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Tuesday, 21 July 2015

On Atticus


I just finished reading Go Set a Watchman, the long anticipated prequel to/ sequel to/ undoing of (depending on which review you read)  To Kill a Mockingbird.

Reading Watchman was a bit like (WARNING: biggest spoilers of the post in this sentence!) finding out that Father Christmas doesn't exist, or like the moment in Toy Story 3 when you realise Lotso-Huggin' bear does not live up to his name...

The big shocker of Watchman- and unless for the past six months you've not been reading the newspapers with your eyes open or have been living under a rock that is wedged beneath another rock it won't be a big spoiler- is that Atticus isn't everything he was cracked up to be in Mockingbird. His character is flawed in a way that sets ablaze everything Scout's gaze- and ours too- saw him to be.

Atticus of Mockingbird is wise and gentle. He is often misunderstood by his children, but when they do understand, they glimpse a wisdom that is warm and loving and powerful. He makes himself weak so that his children might understand what it is to be truly strong. He is courageous, though it is costly. He does not defend himself, and yet he is absolutely no nonsense in his defence of the weak. He is determined that his children learn this too.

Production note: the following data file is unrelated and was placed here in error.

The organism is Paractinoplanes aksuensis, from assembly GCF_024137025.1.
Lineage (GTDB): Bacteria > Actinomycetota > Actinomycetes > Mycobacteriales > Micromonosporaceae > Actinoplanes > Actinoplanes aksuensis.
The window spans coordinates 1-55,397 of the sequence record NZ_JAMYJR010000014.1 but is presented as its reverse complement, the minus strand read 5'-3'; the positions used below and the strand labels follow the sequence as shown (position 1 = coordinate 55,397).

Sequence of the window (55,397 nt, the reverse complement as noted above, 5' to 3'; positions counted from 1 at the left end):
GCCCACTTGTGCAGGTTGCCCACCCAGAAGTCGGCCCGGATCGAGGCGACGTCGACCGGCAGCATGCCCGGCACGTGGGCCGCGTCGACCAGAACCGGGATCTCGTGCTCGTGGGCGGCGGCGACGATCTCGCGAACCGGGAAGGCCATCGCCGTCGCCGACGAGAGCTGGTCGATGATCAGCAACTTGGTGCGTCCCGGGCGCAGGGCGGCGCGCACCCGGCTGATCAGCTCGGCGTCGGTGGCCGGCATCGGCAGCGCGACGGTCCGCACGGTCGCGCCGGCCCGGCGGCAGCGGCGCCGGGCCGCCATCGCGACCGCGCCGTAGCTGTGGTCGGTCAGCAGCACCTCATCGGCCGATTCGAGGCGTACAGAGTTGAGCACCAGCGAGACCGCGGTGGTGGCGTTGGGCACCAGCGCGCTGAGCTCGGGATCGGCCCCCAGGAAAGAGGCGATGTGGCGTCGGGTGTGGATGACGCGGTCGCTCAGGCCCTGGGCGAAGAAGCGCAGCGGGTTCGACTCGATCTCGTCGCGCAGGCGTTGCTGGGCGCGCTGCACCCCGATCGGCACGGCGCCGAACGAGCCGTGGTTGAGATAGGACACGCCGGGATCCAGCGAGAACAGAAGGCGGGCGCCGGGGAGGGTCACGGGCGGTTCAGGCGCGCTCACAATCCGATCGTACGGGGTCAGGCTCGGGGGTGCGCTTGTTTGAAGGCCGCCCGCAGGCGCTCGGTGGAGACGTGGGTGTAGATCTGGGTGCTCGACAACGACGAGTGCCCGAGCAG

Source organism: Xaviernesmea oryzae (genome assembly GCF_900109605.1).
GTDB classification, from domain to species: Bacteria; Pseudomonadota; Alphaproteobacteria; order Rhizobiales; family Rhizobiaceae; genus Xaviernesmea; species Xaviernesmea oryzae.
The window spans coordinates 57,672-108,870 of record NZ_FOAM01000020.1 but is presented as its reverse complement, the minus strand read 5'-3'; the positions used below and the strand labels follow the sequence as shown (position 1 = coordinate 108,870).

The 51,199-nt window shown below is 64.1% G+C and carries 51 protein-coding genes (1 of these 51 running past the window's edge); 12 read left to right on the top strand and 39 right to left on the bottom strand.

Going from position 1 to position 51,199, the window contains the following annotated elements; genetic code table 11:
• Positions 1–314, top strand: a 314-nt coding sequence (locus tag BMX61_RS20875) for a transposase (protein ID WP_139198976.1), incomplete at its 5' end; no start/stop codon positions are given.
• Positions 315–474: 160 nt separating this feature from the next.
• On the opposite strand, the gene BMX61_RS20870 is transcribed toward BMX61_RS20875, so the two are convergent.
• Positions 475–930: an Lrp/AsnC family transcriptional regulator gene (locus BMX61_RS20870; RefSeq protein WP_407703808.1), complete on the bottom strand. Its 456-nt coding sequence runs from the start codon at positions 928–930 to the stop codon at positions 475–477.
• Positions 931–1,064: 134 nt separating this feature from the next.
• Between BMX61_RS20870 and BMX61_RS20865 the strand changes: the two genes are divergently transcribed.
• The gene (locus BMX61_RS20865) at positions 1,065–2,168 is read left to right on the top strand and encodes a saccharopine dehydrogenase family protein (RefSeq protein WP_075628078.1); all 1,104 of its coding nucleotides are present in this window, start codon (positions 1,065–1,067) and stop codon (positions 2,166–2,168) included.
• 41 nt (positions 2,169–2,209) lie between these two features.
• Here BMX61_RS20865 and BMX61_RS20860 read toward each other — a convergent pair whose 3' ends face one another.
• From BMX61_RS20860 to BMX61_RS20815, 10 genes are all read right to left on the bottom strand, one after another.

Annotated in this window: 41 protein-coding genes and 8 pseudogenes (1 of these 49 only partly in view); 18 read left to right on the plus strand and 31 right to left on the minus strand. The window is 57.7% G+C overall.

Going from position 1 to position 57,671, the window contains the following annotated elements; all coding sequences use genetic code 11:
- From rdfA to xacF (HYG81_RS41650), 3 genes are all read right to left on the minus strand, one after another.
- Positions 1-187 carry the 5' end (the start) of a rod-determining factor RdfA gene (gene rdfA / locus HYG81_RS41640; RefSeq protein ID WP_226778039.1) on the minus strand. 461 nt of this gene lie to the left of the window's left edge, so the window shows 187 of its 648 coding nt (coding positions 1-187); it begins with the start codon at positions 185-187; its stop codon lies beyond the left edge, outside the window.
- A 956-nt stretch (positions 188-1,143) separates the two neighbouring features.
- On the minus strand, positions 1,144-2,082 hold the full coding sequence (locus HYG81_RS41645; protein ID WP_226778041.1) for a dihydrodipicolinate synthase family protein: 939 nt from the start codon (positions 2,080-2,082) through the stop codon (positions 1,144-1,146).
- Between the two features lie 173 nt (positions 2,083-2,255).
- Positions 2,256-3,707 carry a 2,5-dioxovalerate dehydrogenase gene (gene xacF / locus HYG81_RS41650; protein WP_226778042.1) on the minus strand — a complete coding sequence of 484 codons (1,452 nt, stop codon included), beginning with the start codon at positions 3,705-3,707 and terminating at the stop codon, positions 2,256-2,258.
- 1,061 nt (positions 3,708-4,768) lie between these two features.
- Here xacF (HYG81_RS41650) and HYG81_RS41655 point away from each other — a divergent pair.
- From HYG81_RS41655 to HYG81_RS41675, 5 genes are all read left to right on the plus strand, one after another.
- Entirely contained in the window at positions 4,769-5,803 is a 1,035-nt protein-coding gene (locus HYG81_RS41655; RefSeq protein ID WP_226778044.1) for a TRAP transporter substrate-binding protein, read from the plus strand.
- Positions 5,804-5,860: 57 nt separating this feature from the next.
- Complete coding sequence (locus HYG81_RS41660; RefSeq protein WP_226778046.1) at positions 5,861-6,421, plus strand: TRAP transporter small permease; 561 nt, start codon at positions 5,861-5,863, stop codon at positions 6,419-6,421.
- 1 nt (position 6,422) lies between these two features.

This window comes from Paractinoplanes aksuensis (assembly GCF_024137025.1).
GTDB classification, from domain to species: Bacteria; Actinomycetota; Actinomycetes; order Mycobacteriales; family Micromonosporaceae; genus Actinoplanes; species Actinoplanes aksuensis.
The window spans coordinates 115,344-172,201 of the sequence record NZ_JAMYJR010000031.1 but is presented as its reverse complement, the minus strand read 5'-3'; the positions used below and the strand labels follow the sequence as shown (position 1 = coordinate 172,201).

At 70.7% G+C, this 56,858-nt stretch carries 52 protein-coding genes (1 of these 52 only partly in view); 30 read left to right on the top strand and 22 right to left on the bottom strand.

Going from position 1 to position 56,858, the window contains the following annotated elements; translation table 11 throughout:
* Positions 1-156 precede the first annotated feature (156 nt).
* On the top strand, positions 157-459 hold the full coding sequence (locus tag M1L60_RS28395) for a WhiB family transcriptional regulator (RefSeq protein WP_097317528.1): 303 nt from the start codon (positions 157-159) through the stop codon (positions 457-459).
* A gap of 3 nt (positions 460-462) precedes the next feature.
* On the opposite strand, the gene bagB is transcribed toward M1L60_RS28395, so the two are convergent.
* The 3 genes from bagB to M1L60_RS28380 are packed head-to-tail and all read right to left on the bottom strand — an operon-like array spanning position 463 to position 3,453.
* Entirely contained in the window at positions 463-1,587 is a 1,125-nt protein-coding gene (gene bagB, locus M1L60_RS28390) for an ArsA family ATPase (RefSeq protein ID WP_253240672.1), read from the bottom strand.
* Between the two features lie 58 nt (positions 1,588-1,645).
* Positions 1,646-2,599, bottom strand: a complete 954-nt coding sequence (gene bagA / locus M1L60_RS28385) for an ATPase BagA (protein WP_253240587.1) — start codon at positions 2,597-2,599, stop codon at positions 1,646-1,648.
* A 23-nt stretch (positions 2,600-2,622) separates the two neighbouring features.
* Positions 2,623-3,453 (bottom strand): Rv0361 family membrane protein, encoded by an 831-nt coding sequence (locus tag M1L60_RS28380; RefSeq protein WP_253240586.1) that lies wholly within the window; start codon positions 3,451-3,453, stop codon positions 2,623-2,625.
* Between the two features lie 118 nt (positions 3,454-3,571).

Atticus of Mockingbird is willing to have people think the worst of him, so long as he does what his right, and so long as his children learn the value of courage.  He doesn't let the views of society shape the way he brings up his kids- Scout's failure to "be a lady" doesn't concern him half as much as the patience and courage in her character does.

Atticus of Mockingbird is integrity personified: how he is in the street is how he is at home and right to the bitter end he wants to uphold justice; and yet he is also instinctively merciful. He disciplines his children without always explaining why, yet is often proved wise- and in all things is empathetic, gracious, compassionate.

The narrative of Watchman unravels much of this:  from the moment I first heard about his "downfall" (or whatever you call it when it's a prequel/ sequel mash-up) I felt slightly like I'd been punched in the stomach. No, Harper, no! You can't do this to us! First they took Santa, then Lotso, now this!?

Interestingly, there is a line in Watchman when Uncle Jack says to Scout, "you confused your father with God." And to be honest, in many ways- in case you didn't notice, Scout wasn't the only one!

Atticus of Mockingbird is, in many ways, like God. And in many ways, what made me love Atticus, was all the ways he reminded me of Him, in all his compassion and wisdom and unexpected power.

So as I get over Watchman (and I do have so much more to say, but I will be chundering spoilers everywhuuuure if I take that path!), it is a comfort that the Father, Friend and Defender of the weak that Atticus (meekly) reflected will not change.

He is not a creation and is not subject to the whims of writers or editors. (2 Peter 1:16)
He will not lead to ultimate disappointment. (Romans 5:5)
He cannot lie. (Titus 1:2)
His discipline will always produce a harvest of righteousness. (Hebrews 12:11)
His mercies will be consistently new. (Lamentations 3:23)
His love will always be steadfast. (Psalm 63:3)
He will never change. (Malachi 3:6)

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